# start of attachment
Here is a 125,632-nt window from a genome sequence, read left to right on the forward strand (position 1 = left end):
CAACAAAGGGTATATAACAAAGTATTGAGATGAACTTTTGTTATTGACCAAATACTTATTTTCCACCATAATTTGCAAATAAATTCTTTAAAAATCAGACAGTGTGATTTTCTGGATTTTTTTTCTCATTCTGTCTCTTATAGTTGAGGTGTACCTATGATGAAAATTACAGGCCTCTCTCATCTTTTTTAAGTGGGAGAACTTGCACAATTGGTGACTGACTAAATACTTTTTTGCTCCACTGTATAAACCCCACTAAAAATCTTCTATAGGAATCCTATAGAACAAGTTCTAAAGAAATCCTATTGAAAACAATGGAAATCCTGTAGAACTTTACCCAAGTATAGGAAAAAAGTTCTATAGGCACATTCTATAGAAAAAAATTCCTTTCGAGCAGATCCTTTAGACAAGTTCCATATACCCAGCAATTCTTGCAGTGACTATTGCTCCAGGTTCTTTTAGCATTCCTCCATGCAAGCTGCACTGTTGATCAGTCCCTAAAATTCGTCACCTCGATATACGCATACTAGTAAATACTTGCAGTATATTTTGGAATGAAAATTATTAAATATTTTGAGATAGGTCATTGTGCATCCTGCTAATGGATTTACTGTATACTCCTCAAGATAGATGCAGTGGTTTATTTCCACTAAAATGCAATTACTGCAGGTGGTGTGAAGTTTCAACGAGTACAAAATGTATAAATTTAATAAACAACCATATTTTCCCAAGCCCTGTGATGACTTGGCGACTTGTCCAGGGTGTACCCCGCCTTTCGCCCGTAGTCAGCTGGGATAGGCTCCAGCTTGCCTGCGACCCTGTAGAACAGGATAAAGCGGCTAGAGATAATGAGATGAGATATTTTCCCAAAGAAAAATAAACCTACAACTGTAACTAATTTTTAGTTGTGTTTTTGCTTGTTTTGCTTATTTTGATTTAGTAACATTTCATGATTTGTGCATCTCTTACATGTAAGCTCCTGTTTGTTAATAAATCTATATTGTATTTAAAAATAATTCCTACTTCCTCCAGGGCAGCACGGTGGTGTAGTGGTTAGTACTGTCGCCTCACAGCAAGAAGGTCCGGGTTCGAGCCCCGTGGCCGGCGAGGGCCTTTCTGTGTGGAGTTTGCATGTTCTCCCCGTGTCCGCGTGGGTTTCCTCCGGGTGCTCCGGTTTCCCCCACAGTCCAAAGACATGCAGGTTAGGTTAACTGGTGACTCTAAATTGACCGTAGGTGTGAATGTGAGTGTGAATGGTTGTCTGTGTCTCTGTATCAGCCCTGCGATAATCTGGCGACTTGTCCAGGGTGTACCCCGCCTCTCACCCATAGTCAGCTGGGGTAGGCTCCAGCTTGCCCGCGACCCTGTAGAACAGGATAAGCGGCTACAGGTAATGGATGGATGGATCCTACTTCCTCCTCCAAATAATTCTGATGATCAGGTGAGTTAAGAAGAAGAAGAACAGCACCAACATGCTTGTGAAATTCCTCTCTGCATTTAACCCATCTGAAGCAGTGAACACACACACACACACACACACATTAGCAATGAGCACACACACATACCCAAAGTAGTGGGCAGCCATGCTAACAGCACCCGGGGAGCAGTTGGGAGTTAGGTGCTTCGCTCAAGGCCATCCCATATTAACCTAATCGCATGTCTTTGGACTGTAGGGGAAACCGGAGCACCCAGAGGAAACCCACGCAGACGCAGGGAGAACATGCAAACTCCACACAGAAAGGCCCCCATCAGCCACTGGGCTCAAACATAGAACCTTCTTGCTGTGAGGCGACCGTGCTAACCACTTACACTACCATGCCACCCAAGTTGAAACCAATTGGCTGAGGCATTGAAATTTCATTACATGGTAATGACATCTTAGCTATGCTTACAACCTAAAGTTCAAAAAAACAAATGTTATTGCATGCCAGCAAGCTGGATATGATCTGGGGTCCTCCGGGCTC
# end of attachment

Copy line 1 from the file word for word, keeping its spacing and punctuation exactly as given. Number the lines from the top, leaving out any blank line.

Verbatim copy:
Here is a 125,632-nt window from a genome sequence, read left to right on the forward strand (position 1 = left end):